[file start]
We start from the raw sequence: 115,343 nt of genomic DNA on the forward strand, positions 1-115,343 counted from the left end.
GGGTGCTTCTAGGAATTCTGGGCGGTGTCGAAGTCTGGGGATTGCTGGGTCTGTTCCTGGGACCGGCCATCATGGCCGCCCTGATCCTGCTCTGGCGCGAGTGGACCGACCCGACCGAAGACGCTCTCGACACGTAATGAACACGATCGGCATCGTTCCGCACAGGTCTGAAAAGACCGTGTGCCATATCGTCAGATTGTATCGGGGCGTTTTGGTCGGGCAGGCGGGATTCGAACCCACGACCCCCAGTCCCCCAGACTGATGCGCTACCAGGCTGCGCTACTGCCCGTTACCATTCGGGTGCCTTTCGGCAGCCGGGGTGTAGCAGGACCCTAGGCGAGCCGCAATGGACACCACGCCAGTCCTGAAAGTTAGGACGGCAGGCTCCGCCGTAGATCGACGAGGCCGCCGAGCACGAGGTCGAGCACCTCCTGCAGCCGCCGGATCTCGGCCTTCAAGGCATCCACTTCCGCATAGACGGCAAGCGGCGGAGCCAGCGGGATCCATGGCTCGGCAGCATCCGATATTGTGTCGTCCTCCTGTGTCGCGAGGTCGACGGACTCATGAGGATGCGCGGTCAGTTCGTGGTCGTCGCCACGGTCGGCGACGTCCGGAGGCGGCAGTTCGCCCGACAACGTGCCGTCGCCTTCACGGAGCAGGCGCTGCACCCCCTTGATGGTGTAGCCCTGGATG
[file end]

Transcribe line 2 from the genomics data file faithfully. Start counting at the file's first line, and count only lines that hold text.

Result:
GGGTGCTTCTAGGAATTCTGGGCGGTGTCGAAGTCTGGGGATTGCTGGGTCTGTTCCTGGGACCGGCCATCATGGCCGCCCTGATCCTGCTCTGGCGCGAGTGGACCGACCCGACCGAAGACGCTCTCGACACGTAATGAACACGATCGGCATCGTTCCGCACAGGTCTGAAAAGACCGTGTGCCATATCGTCAGATTGTATCGGGGCGTTTTGGTCGGGCAGGCGGGATTCGAACCCACGACCCCCAGTCCCCCAGACTGATGCGCTACCAGGCTGCGCTACTGCCCGTTACCATTCGGGTGCCTTTCGGCAGCCGGGGTGTAGCAGGACCCTAGGCGAGCCGCAATGGACACCACGCCAGTCCTGAAAGTTAGGACGGCAGGCTCCGCCGTAGATCGACGAGGCCGCCGAGCACGAGGTCGAGCACCTCCTGCAGCCGCCGGATCTCGGCCTTCAAGGCATCCACTTCCGCATAGACGGCAAGCGGCGGAGCCAGCGGGATCCATGGCTCGGCAGCATCCGATATTGTGTCGTCCTCCTGTGTCGCGAGGTCGACGGACTCATGAGGATGCGCGGTCAGTTCGTGGTCGTCGCCACGGTCGGCGACGTCCGGAGGCGGCAGTTCGCCCGACAACGTGCCGTCGCCTTCACGGAGCAGGCGCTGCACCCCCTTGATGGTGTAGCCCTGGATG